[Ohio-talk] Dayton airport

David Cohen adcohen823 at gmail.com
Wed Dec 3 13:39:58 UTC 2014


Thank you Deborah!  It is an entirely random experience.  We're
talking about minutes and most of us wait longer for buses.  Look at
it as an opportunity to connect with someone on Facebook

On 12/3/14, Deborah Kendrick via Ohio-talk <ohio-talk at nfbnet.org> wrote:
> All,
> I feel the need to reiterate that much of the treatment received at
> airports
> is random, due more in part to the individual human you encounter than to
> an
> overall staff deficiency.  Training for all people who deal with the
> public,
> which includes us, is an ongoing need, but the annoyances we sometimes
> encounter can occur anywhere.
> I have flown in and out of Cincinnati airport probably six times in the
> last
> few months.  Some of those times, the curbside check-in guys recognized me,
> called for someone to escort me to the gate, and all went smoothly.   One
> of
> those times, however, about three weeks ago, I went inside and the sky cap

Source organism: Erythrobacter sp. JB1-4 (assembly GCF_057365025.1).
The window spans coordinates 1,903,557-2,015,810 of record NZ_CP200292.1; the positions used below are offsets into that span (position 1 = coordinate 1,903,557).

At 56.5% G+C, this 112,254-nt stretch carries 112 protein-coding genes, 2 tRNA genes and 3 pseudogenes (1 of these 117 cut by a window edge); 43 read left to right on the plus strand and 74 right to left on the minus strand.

> called for someone on his radio.  He clearly said "escort" and "guide dog",
> but here came a wheelchair.
> It happens.
> In Minnesota a few weeks ago, learning that I had to go from terminal B to
> G, I asked if there was an electric cart available.  There was and I
> happily
> climbed aboard, but had I not asked, I would have been offered no
> assistance
> at all.
> I've had my share of aggravated encounters with airport workers not
> understanding my needs, but I think that for the most part, we need to just
> keep smiling and educating, one person at a time.
> The cane that is offered at security, by the way, is typically an
> orthopedic
> cane, not a long white cane.  Again, random.  I typically let them have my
> cane, if they insist, walk the three feet through the portal, and stand
> still until it is handed back to me.  If using my dog, I have her sit, walk
> through, and call her to me.
> Again, dog treatment is random.
> I used to fly out of Dayton so much that many employees recognized me.
> Still, more than once, security workers had the notion that, even though my
> dog came through without me and set off the alarm whereas I did not, I had
> to be patted down because I touched her before we arrived.
> Silly?  Yes.  But we are dealing with mere humans, often not highly
> educated
> humans, who misinterpret some of the rules.
> I'm not saying that education isn't needed.  It is always needed.  I am
> saying that each of us can and should take a piece of the responsibility
> for
> that education, one ill-informed person at a time.  I admit that the older
> I
> get, the harder it is for me to keep smiling, but experience has taught me